Must-read sci-fi and fantasy of fall 2020

Adrian Liang on September 01, 2020

Must-read sci-fi and fantasy of fall 2020

Looking ahead at the science fiction and fantasy books coming out this fall, I suggest that we all take off the two months of October and November for reading.

Not only do seasoned writers return their readers to beloved worlds, but authors are launching new series as well.

Start accumulating that vacation time, readers. You’re going to want to use it with these books.

Battle Ground by Jim Butcher

In Battle Ground, the Last Titan is bringing an unstoppable army to Chicago with the goal of enslaving humanity. Dresden has faced a lot of Big Bads in his time, but this one could be the biggest and baddest of them all. If you’re looking for breakneck-paced urban fantasy, Jim Butcher’s novels can’t be beat. (September 29)

A Deadly Education by Naomi Novik

Those who wonder why parents continued to send their magical kids to Hogwarts will really wonder about the parents in A Deadly Education. Every single day at the magical high school called the Scholomance, El has to fight for her life, whether she’s walking to class, getting lunch in the cafeteria, or browsing the library. (Though no one really “browses.” That’s a fast way to get yourself dead.) But being tough is how she’s going to stand out when it comes to making alliances during the final years of school, so having her life saved multiple times by Orion doesn’t make El grateful—it makes her mad. Novik is clearly having a great deal of fun with El (named for Galadriel), this horrible school, and the far scarier world outside, even as she thoughtfully tackles trauma, privilege, loneliness, and true friendship. (September 29)

The Once and Future Witches by Alix E. Harrow

Harrow’s The Ten Thousand Doors of January was among of my favorite fantasy adventure reads of 2019. With The Once and Future Witches, three very different sisters come to the same conclusion: the only way for women to gain respect and safety—and to gain the right to vote—is by reviving the lost skills of witchcraft. You’ll cheer on these sisters as they draw together despite past differences to help women fight for and hold on to power. (October 13)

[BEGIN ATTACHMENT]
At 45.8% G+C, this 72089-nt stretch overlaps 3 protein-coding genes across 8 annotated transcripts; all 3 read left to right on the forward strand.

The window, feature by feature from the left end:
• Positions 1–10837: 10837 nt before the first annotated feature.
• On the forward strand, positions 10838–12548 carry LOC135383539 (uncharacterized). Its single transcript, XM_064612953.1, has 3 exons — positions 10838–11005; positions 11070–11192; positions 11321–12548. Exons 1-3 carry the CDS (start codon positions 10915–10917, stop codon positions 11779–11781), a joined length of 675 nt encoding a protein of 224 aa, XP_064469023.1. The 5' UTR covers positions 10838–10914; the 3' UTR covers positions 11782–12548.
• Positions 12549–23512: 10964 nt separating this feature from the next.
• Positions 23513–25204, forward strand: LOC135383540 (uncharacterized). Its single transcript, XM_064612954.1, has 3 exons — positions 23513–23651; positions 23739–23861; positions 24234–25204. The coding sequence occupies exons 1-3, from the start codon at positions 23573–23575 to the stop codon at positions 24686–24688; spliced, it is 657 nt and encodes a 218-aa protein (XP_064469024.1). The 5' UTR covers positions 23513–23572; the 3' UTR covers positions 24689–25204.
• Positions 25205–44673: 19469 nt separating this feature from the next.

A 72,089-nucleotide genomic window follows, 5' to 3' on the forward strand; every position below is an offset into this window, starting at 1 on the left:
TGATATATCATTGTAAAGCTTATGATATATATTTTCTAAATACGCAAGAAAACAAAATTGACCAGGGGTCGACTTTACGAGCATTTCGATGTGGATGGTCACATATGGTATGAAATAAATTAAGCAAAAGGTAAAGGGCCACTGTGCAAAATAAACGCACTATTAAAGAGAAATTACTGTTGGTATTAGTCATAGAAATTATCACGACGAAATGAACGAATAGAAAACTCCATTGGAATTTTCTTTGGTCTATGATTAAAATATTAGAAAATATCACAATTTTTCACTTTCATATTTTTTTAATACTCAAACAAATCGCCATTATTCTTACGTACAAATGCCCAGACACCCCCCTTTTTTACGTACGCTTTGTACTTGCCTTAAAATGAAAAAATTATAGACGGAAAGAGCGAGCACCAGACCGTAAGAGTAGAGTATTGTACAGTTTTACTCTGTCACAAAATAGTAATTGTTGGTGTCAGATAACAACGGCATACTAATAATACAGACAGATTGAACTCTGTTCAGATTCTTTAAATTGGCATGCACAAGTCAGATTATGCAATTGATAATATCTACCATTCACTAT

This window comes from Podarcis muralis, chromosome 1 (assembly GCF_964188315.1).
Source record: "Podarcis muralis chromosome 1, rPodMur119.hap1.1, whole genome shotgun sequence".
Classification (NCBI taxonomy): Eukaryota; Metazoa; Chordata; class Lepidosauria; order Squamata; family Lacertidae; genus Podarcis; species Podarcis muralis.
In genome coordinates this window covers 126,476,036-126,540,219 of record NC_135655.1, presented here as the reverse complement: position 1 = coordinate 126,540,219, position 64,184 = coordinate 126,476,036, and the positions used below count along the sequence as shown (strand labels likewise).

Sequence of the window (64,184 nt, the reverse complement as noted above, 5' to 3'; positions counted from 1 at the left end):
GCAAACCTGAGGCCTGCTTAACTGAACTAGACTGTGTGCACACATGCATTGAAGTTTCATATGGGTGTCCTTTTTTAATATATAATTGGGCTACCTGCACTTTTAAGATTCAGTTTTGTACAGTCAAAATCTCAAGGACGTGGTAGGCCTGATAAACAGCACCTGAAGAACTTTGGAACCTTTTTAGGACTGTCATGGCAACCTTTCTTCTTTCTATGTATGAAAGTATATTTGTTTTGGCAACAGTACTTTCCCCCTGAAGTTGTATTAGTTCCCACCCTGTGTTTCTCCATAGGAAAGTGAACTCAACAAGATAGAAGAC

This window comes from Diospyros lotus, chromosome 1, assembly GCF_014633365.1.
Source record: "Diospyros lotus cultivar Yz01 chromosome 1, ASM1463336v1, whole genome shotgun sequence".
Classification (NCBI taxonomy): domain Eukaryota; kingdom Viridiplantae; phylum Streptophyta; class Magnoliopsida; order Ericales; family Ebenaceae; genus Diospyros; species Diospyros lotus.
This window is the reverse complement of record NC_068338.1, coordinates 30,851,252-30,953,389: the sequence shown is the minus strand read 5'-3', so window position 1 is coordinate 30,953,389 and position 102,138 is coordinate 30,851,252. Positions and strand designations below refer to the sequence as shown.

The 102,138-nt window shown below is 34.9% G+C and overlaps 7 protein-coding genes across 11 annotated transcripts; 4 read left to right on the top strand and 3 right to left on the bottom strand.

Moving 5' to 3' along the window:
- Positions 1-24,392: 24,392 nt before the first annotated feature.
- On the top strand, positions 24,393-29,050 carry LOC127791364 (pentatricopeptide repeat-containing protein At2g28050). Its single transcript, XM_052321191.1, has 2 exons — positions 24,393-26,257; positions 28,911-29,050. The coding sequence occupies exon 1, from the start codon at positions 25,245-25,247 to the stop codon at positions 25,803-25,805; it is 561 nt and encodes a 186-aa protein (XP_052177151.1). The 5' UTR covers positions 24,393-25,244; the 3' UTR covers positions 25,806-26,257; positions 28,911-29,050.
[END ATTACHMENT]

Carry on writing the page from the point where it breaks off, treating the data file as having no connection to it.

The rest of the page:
Black Sun by Rebecca Roanhorse

Inspired by pre-Columbian Americas, Roanhorse (Trail of Lightning) sets three protagonists on a collision course—a spiritual leader struggling to connect with the disillusioned people, a blind man with otherworldly powers and who is destined for greatness, and a ship captain whose skill upon the waves will make or break the future. Roanhorse’s fantasy gives a new mythology an intimate and familiar feel, even as she propels the reader to flip madly through the pages to find out what happens next. (October 13)

The Last Druid by Terry Brooks

Brooks brings his masterwork Shannara series to a stunning close in The Last Druid, the chronological finale to an epic that began in 1977 with The Sword of Shannara. If you've been a longtime fan, you might want to have a hanky handy. (October 20)

The Fires of Vengeance by Evan Winter

Winter’s hard-hitting fantasy novel The Rage of Dragons introduced readers to Tau, a young man whose dedication to revenge destabilized a country already teetering between fear and cruelty. Now Tau and the ousted queen must walk an even more dangerous path to save their people from annihilation. (November 10)

Rhythm of War by Brandon Sanderson

Some authors create worlds. Sanderson creates an entire universe, known as the Cosmere, and epic fantasy readers can’t wait to return to. In November, Sanderson follows 2017’s Oathbreaker with the high-stakes battles in Rhythm of War, in which the Knights Radiant must wrestle with a future that may involve the end of the Radiants. (November 17)

Ready Player Two by Ernest Cline

“I'm trying to write a sequel to the book and not to the movie,” Ernest Cline told The Hollywood Reporter back in 2018. And, folks, that’s all we know about this highly anticipated sequel. Cline’s Ready Player One was the rare sci-fi adventure that has captured readers who aren’t normally sci-fi fans, and readers now have their fingers crossed that he delivers that storytelling magic again. (November 24)

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